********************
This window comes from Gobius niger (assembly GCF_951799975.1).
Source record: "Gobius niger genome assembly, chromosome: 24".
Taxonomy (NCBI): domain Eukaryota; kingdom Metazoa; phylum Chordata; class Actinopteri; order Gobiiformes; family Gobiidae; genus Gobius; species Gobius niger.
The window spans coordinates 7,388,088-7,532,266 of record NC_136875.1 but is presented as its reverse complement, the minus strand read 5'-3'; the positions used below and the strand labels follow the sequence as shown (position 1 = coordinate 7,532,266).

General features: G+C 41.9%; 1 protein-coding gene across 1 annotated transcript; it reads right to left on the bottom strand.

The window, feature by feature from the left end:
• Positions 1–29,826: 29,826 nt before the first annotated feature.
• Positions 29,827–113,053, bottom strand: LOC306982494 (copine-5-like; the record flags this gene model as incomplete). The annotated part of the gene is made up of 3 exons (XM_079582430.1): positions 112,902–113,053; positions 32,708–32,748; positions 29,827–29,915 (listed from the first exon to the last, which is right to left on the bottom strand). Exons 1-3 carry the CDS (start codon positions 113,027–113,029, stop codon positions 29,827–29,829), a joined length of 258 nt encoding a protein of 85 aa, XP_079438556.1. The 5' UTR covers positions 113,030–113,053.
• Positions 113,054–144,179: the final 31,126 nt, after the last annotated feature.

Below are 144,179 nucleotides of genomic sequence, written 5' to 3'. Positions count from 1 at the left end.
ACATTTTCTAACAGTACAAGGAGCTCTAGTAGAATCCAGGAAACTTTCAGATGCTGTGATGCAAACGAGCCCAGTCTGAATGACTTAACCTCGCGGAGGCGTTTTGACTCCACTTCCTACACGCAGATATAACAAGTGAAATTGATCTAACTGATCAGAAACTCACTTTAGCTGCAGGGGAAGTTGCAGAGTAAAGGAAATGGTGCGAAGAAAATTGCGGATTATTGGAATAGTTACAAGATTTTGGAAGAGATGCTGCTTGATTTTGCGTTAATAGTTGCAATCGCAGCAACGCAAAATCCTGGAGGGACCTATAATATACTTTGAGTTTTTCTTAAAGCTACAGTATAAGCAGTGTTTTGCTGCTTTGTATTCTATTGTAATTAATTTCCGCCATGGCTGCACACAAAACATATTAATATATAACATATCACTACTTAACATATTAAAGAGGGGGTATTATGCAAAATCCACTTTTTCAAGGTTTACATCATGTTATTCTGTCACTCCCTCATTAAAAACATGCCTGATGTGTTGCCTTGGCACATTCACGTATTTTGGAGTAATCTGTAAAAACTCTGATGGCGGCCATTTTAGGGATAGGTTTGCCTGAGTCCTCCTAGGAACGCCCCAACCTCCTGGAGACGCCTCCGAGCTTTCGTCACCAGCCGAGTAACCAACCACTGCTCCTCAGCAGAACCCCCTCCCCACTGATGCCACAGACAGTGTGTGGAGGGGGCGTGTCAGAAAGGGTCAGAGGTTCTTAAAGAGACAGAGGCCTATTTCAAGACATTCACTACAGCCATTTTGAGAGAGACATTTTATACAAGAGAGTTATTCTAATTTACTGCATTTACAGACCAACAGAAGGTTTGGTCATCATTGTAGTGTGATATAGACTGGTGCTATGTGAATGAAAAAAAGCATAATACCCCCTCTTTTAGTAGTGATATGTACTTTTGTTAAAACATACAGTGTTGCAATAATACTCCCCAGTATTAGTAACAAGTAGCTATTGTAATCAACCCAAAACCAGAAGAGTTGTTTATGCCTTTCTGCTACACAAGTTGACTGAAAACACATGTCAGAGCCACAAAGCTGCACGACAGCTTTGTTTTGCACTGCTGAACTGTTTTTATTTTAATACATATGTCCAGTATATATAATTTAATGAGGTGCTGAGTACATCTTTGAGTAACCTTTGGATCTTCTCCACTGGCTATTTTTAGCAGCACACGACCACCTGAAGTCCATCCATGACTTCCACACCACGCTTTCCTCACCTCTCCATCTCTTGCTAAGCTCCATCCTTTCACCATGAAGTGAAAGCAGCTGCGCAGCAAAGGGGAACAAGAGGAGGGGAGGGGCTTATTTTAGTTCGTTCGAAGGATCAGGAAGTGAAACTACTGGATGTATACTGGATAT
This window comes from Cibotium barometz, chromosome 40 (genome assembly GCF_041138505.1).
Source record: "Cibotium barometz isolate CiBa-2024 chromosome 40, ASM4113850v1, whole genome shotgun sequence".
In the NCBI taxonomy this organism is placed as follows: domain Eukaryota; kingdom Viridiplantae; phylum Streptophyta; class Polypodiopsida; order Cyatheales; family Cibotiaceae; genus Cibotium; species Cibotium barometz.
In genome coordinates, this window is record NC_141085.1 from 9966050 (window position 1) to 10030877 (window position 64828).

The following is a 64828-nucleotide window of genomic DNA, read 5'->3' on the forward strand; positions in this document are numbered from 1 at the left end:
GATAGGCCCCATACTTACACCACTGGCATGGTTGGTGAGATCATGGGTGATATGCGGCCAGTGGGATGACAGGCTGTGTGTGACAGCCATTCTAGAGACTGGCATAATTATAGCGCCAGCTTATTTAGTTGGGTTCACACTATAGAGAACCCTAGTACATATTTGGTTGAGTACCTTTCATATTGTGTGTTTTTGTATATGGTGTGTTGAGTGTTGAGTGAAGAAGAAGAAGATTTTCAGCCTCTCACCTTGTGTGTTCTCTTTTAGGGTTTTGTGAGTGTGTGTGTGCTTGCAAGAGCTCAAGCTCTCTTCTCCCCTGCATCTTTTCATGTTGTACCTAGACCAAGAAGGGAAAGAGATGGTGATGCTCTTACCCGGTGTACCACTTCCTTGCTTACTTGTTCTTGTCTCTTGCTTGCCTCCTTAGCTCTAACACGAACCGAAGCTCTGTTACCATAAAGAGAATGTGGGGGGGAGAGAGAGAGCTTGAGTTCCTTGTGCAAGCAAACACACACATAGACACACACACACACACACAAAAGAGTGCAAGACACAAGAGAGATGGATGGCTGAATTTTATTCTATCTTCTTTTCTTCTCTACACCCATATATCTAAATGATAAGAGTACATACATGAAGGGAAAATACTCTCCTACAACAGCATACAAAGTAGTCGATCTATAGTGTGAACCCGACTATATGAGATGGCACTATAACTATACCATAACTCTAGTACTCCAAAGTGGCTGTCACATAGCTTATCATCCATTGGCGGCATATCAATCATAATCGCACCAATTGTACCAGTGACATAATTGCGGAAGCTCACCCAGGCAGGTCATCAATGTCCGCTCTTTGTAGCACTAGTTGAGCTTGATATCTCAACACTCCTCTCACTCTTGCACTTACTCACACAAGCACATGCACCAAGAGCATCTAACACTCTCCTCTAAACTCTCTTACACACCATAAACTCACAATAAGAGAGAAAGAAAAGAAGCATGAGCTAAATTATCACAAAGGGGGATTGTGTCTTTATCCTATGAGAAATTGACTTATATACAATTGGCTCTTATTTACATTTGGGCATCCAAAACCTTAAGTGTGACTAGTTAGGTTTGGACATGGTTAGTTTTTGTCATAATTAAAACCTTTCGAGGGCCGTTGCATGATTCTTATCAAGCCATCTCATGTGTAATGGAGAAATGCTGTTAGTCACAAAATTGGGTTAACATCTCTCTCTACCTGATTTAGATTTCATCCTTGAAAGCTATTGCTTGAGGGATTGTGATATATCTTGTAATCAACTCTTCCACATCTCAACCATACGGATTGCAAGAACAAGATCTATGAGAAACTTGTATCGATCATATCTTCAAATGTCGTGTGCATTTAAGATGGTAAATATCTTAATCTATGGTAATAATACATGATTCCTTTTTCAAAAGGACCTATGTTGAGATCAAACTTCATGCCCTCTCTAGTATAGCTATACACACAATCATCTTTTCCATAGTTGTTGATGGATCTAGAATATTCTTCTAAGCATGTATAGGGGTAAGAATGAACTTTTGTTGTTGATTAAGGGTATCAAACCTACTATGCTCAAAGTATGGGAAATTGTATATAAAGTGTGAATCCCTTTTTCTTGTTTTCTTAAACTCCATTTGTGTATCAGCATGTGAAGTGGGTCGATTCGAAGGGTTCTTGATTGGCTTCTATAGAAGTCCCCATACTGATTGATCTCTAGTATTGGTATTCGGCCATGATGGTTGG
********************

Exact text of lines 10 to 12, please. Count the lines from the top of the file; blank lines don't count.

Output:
Below are 144,179 nucleotides of genomic sequence, written 5' to 3'. Positions count from 1 at the left end.
ACATTTTCTAACAGTACAAGGAGCTCTAGTAGAATCCAGGAAACTTTCAGATGCTGTGATGCAAACGAGCCCAGTCTGAATGACTTAACCTCGCGGAGGCGTTTTGACTCCACTTCCTACACGCAGATATAACAAGTGAAATTGATCTAACTGATCAGAAACTCACTTTAGCTGCAGGGGAAGTTGCAGAGTAAAGGAAATGGTGCGAAGAAAATTGCGGATTATTGGAATAGTTACAAGATTTTGGAAGAGATGCTGCTTGATTTTGCGTTAATAGTTGCAATCGCAGCAACGCAAAATCCTGGAGGGACCTATAATATACTTTGAGTTTTTCTTAAAGCTACAGTATAAGCAGTGTTTTGCTGCTTTGTATTCTATTGTAATTAATTTCCGCCATGGCTGCACACAAAACATATTAATATATAACATATCACTACTTAACATATTAAAGAGGGGGTATTATGCAAAATCCACTTTTTCAAGGTTTACATCATGTTATTCTGTCACTCCCTCATTAAAAACATGCCTGATGTGTTGCCTTGGCACATTCACGTATTTTGGAGTAATCTGTAAAAACTCTGATGGCGGCCATTTTAGGGATAGGTTTGCCTGAGTCCTCCTAGGAACGCCCCAACCTCCTGGAGACGCCTCCGAGCTTTCGTCACCAGCCGAGTAACCAACCACTGCTCCTCAGCAGAACCCCCTCCCCACTGATGCCACAGACAGTGTGTGGAGGGGGCGTGTCAGAAAGGGTCAGAGGTTCTTAAAGAGACAGAGGCCTATTTCAAGACATTCACTACAGCCATTTTGAGAGAGACATTTTATACAAGAGAGTTATTCTAATTTACTGCATTTACAGACCAACAGAAGGTTTGGTCATCATTGTAGTGTGATATAGACTGGTGCTATGTGAATGAAAAAAAGCATAATACCCCCTCTTTTAGTAGTGATATGTACTTTTGTTAAAACATACAGTGTTGCAATAATACTCCCCAGTATTAGTAACAAGTAGCTATTGTAATCAACCCAAAACCAGAAGAGTTGTTTATGCCTTTCTGCTACACAAGTTGACTGAAAACACATGTCAGAGCCACAAAGCTGCACGACAGCTTTGTTTTGCACTGCTGAACTGTTTTTATTTTAATACATATGTCCAGTATATATAATTTAATGAGGTGCTGAGTACATCTTTGAGTAACCTTTGGATCTTCTCCACTGGCTATTTTTAGCAGCACACGACCACCTGAAGTCCATCCATGACTTCCACACCACGCTTTCCTCACCTCTCCATCTCTTGCTAAGCTCCATCCTTTCACCATGAAGTGAAAGCAGCTGCGCAGCAAAGGGGAACAAGAGGAGGGGAGGGGCTTATTTTAGTTCGTTCGAAGGATCAGGAAGTGAAACTACTGGATGTATACTGGATAT
This window comes from Cibotium barometz, chromosome 40 (genome assembly GCF_041138505.1).